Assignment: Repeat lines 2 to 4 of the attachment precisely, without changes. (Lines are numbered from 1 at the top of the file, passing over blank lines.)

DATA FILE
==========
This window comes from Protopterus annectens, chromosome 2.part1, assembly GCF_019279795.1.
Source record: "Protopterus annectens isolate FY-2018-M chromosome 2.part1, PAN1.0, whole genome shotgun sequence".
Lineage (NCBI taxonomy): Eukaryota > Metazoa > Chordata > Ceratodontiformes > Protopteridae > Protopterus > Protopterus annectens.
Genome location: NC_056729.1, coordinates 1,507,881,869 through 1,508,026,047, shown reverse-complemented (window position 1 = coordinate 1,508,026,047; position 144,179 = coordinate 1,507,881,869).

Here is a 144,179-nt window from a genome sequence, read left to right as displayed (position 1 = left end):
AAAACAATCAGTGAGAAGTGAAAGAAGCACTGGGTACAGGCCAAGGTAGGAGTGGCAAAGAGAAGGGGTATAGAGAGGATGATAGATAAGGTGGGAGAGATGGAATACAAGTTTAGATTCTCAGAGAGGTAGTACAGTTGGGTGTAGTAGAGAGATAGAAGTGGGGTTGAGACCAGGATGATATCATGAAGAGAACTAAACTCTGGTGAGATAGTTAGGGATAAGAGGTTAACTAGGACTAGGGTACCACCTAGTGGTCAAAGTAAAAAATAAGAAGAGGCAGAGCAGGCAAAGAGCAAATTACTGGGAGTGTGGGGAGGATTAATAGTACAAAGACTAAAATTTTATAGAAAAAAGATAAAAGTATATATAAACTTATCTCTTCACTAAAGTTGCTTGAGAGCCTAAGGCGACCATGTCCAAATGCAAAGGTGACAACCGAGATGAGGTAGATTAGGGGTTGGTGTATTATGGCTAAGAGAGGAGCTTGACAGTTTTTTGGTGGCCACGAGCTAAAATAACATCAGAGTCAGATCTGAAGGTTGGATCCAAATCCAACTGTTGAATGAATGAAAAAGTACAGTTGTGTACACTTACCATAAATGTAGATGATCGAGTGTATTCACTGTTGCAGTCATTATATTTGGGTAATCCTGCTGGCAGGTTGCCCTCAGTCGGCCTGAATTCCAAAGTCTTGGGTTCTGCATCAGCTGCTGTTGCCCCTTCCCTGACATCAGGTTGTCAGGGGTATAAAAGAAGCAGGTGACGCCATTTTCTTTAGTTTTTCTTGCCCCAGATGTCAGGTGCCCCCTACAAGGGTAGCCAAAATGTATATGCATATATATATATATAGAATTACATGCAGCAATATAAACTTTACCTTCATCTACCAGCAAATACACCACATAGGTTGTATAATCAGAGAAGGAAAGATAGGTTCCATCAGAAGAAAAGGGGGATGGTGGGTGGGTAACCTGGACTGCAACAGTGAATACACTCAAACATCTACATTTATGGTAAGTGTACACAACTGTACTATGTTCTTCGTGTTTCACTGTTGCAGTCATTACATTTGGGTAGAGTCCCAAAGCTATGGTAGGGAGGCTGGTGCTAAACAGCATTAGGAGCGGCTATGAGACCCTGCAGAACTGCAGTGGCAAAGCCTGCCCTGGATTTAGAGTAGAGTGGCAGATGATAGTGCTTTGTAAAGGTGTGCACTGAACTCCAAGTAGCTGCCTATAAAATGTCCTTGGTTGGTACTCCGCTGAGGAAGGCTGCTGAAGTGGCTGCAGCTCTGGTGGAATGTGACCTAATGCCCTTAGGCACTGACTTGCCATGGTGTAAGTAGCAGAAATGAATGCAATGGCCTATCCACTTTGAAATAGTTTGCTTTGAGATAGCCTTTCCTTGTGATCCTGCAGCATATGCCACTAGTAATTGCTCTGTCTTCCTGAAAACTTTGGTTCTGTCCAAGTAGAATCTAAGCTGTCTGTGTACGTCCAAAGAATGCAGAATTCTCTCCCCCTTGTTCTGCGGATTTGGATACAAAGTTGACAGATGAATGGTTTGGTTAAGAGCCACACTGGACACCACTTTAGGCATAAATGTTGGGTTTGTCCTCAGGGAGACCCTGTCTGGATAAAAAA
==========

Source record: "Protopterus annectens isolate FY-2018-M chromosome 2.part1, PAN1.0, whole genome shotgun sequence".
Lineage (NCBI taxonomy): Eukaryota > Metazoa > Chordata > Ceratodontiformes > Protopteridae > Protopterus > Protopterus annectens.
Genome location: NC_056729.1, coordinates 1,507,881,869 through 1,508,026,047, shown reverse-complemented (window position 1 = coordinate 1,508,026,047; position 144,179 = coordinate 1,507,881,869).